Managing livestock during droughts

The drought conditions being experienced in much of Southern Africa requires special management of livestock to successfully survive.  The Eastern Cape has experienced minimal winter precipitation and, despite the prospect of summer rains within the next 3 – 4 weeks, current grazing availability is critically low.  Many farmers are feeding their livestock and have significantly reduced flocks to minimize grazing requirements.

The article below was published by  Dr. Johan A van Rooyen, State Veterinarian:  Research and Training, Grootfontein Agricultural Development Institute and distributed to Farmer’s Associations.  The article discusses sheep but the recommendations made are equally applicable to Boer Goats.

Boer Goats SA thanks him for this important and useful information.  Livestock farmers would be well advised to make use of the information contained therein.




Modern small stock breeds have been bred for high levels of production.  This has changed the priorities of the metabolic processes.  As the nutrient resources become more limiting the available energy, protein and other nutrients are reserved for the survival functions of the body.  This varies between breeds.   Merino sheep will reduce the supply of resources to the wool growth and muscles whilst maintaining a pregnancy.  Dorper sheep will more readily abort the fetus but maintain muscle mass.

The immune system is very often neglected in high producing animals that suffer from malnutrition. One of the most common problems during droughts is the failure of transmission of colostrum to the lamb or kid.  This results in lambs with very poor immunity, especially against clostridial diseases.  The  feed intake is also abnormal, less palatable feeds are consumed, even toxic or irritating plants that will not normally be part of the diet, are consumed.  Supplementation will also lead to the intake of higher than normal levels of for example grains and urea.

The result of this is an abnormal and often unstable rumen and gut flora and enterotoxamia will occur at a much earlier stage than what is usually found.  Lambs start dying from Pulpy Kidney disease at 3 to 4 weeks of age.  It is therefore recommended, in a drought situation to do the following:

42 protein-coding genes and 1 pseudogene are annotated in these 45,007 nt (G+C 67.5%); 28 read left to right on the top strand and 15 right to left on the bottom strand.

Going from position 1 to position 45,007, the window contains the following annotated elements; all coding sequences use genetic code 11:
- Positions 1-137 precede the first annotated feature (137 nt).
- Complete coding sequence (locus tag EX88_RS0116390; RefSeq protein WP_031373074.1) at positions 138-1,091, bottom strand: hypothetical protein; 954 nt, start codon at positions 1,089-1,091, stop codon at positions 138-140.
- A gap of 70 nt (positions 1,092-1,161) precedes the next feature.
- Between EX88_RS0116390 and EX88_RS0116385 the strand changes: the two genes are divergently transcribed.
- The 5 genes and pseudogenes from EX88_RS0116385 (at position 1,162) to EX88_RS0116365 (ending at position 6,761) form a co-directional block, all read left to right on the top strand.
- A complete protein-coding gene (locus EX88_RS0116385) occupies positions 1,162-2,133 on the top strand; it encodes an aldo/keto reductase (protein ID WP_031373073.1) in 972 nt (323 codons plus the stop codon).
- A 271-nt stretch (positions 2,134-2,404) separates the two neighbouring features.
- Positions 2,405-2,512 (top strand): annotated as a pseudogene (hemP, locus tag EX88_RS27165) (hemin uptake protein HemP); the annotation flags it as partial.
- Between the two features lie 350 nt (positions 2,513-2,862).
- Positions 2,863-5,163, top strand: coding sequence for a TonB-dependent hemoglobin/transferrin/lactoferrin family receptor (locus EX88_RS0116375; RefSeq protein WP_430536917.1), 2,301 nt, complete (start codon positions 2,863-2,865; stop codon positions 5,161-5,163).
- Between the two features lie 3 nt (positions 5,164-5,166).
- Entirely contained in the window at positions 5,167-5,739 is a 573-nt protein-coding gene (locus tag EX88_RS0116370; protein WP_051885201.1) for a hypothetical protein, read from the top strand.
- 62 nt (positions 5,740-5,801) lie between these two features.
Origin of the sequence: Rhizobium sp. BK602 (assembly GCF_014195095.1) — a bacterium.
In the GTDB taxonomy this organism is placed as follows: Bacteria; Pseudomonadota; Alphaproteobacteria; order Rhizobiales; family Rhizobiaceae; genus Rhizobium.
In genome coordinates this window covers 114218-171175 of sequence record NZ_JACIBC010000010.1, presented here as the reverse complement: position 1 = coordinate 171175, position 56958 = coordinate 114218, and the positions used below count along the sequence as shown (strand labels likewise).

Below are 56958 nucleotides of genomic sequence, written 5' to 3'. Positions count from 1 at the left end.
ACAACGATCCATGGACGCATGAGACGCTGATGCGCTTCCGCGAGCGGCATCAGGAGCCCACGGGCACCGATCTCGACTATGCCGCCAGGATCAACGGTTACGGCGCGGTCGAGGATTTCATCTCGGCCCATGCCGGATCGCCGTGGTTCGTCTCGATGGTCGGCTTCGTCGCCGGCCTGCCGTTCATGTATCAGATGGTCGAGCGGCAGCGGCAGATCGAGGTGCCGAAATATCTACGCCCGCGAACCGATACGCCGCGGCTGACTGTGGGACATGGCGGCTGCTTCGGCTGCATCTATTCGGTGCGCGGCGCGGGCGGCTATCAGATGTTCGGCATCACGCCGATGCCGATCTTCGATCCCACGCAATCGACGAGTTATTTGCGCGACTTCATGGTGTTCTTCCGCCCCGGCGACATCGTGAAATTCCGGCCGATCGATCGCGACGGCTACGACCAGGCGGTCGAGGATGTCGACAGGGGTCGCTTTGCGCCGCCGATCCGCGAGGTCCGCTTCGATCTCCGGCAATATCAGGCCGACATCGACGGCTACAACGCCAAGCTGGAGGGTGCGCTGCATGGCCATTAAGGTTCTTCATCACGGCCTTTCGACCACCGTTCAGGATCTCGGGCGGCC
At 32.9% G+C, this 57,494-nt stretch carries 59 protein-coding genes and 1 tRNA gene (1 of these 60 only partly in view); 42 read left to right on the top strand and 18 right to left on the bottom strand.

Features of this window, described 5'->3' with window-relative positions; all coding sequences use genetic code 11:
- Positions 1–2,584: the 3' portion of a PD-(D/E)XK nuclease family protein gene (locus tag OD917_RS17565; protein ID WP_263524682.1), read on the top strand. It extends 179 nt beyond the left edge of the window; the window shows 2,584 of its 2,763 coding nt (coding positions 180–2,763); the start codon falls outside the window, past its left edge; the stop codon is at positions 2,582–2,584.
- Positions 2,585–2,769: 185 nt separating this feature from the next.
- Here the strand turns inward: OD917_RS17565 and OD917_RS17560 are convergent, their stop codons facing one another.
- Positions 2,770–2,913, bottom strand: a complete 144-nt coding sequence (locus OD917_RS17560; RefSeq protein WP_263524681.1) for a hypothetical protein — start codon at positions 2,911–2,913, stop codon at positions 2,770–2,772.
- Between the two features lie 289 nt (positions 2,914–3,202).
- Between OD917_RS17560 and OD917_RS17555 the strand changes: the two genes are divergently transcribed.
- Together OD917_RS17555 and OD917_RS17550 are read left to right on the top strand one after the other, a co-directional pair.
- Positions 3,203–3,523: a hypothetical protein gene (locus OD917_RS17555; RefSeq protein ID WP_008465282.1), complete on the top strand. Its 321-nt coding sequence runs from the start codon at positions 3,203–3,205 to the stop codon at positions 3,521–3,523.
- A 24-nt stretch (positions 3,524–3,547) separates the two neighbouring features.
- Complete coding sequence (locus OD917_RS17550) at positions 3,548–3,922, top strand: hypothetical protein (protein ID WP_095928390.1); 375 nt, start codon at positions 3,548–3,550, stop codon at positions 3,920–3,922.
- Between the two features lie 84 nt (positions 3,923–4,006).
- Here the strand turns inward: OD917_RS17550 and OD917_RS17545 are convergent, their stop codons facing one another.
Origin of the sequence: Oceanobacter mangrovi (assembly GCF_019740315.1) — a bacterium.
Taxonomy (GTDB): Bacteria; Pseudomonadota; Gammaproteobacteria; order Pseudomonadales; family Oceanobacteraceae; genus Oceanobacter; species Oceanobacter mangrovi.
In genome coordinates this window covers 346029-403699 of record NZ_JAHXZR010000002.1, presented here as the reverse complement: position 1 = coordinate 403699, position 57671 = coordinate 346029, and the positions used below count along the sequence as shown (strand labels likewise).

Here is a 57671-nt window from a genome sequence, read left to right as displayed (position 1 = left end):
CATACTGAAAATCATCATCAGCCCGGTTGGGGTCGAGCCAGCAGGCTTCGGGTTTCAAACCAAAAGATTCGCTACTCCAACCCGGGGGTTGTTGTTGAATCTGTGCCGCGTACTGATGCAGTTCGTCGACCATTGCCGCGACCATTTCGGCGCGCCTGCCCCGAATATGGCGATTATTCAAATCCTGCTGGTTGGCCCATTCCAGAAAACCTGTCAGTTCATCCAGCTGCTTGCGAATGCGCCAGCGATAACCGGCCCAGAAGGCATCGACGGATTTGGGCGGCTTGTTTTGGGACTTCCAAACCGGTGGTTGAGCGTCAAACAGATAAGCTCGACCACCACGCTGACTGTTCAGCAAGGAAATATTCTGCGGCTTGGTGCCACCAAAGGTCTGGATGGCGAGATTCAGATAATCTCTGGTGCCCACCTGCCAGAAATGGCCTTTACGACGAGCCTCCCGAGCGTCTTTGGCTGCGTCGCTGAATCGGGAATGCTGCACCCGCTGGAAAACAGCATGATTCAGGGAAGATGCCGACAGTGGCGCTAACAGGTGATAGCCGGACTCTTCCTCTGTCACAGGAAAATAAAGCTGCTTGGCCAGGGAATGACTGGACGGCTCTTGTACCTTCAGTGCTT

1. Vaccinate lambs from the age of 4 weeks with single antigen Pulpy Kidney vaccine, alum based. (Pulpy kidney OBP or Pulpyvax MSD).

2. Repeat the vaccination every six weeks up to the normal weaning age.

3. Boost the lamb’s immunity with vitamin A and trace elements 10 days after the first vaccination. (Embamin TE + Embavit Merial).

4. Do not drench with anthelmintics until at least 10 days after the first Enterotoxamia vaccination.

5. Early weaning of lambs will be of benefit for both the ewe and the lamb.  Starting early with creep feeding will make it possible to wean lambs at 50 days (this is applicable to sheep only – editor)


We have had numerous cases of lambs dying form enterotoxaemia (Bloednier) at 3 to 6 weeks old over the past weeks.  Lamb dysentery (Bloedpens) usually occurs in lambs under 3 weeks old.

Adult sheep will also need additional care:

1. Severe nutritional stress, especially resulting  low levels of protein may lead to reduced immunity.  Recovering animals should receive a booster against the common diseases, especially enterotoxaemia.

2. Animals with reduced immunity are more prone to bankrupt worm species and kraal problems such as Trichuris and Strongyloides.  Immunity can be boosted with vitamin and trace elements.

3. Treatment for helminth parasites may be required even though the normal response is that it is not required during a drought.  Monitoring fecal egg counts is very important when non-blood sucking parasites are a problem.  Wireworm is seldom present during droughts, however  animals are more susceptible.

4. Peer group management should be applied during drought feeding.  Flocks should be divided into groups according to age, sex, size, condition score, pregnancy status and breeds as required to reduce competition during feeding.

5. Feeding every second day is less stressful than daily feeding if there is no natural grazing available

6. Feed close to water, close to home and near shade to reduce energy wastage and to increase levels of observation

7. The use of urea should be carefully monitored.  If, for example 1% urea is included in a full feed, 1 kg of feed will include 10g of urea which can be fatal.  Dominant animals may eat more than this even if the average intake is for example 900g (the recommended DM intake of a 50 kg sheep for maintenance).  Also bear in mind that the rumen flora may not be very active resulting in reduced conversion of urea into protein.

8. Grain overload and rumen acidosis is a common problem even with alkali treated maize if the intake of grain is more than 300 g to 500 g per day.

After adequate rain the natural pastures have very low nutritional levels initially.  Malnutrition may still be very serious.  We advise that supplementation should only be decreased once the alternative grazing is mature enough to supply animal’s needs.

We also stress the fact that animals that have suffered severely during a drought may need to be vaccinated as soon as they pick up condition to restore their immunity.

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